I’m learning in my retirement experiment that designing a rewarding and engaging retirement can be harder than working. My age doesn’t help. I’m 57. Most people my age are still working—and working long hours.
I’m very fortunate to not have to spend my days in an office, stressing over work and meeting other people’s demands. This freedom is a gift. And while I’m grateful, I'm also frustrated. What do I do with this gift of time? I think Seth Godin had it right when he wrote, "Freedom is our problem and freedom is our opportunity."
You know what I'm talking about if you've seen the movie, The Intern. In this movie, Ben Whittaker (Robert De Niro), a 70-year-old retiree with too much time on his hands, describes retirement as "an ongoing relentless effort in creativity." After describing all the things he has done to keep himself busy (travel, golf, cooking classes, spending time with his family, hours at Starbucks, etc.) Ben says, "Don't get me wrong. I'm not an unhappy person—quite the contrary. I just know there's a hole in my life and I need to fill it, [long pause] soon." That's when a posted ad for a senior internship program grabs his attention.
Again, if you saw the movie, you know that Ben regains his zest for life as a result of the internship. He has a place to go. He has a reason to get up in the morning. He has younger people to mentor. And he has great respect for his boss, Jules Ostin (Ann Hathaway.) He even finds new love at work (it is a movie!)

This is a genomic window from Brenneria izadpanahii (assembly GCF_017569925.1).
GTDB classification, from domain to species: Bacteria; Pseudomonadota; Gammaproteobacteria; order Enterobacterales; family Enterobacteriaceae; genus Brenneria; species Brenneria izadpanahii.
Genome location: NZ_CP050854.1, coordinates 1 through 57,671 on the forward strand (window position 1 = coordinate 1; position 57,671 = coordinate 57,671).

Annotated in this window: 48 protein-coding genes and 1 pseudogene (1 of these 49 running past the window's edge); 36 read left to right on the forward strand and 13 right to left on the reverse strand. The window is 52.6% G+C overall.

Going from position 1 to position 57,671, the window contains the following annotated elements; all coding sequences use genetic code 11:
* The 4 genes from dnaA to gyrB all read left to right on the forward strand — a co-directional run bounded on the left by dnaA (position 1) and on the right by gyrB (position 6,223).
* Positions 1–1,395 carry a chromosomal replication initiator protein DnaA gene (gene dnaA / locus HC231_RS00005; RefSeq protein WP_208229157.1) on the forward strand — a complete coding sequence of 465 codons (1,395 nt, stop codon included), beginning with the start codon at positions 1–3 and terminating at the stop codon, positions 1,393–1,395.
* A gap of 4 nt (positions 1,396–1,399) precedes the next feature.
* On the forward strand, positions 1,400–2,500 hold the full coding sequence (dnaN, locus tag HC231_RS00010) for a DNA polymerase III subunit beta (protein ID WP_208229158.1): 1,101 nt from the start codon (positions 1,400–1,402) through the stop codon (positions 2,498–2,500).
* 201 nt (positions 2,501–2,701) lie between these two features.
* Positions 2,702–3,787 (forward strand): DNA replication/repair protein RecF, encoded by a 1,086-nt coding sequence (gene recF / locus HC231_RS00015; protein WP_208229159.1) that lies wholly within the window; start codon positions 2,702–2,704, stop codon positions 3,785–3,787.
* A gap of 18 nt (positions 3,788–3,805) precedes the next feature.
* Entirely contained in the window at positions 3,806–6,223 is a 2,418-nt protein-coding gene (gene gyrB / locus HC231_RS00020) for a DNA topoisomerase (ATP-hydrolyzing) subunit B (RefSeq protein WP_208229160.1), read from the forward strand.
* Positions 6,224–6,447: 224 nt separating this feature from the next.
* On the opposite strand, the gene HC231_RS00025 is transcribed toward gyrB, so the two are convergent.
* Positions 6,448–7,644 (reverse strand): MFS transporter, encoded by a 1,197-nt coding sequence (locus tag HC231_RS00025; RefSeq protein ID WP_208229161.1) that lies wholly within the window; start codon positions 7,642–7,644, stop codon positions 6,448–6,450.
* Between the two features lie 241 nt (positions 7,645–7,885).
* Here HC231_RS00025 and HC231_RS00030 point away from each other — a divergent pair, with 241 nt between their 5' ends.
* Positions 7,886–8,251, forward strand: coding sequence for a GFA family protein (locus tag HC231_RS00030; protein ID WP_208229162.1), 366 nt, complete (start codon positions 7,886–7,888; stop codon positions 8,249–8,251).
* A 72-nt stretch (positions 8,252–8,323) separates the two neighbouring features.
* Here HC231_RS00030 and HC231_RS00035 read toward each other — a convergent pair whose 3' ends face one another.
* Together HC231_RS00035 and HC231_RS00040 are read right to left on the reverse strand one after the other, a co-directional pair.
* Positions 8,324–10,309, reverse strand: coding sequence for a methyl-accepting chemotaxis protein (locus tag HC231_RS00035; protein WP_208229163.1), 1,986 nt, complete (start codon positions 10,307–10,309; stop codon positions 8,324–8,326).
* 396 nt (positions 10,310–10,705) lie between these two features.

So what is the take-away from this movie? If we're feeling a "hole in our lives" is work the answer? To find your answer to this question, reflect on what work has done for you. Identify the benefits of work that you're missing. Then get creative. You may decide that work is the best way to regain these benefits or you may find other ways to fill the hole…and soon.
Listed below are 5 non-financial benefits of work that are often absent in retirement. These missing benefits create what Ben called "a hole in my life." Consider how you can bring these benefits into your life, be it work or another creative endeavor.
- Work provides a place to go.
- Work develops structure.
- Work comes with a community where you have a sense of belonging and affiliation.
- Work offers challenges and opportunities for recognition.
- Work makes you feel a part of something.
List other benefits of work that you value and consider ways that you can regain these benefits in retirement.
Copyright 2015 Patrice Jenkins, All Rights Reserved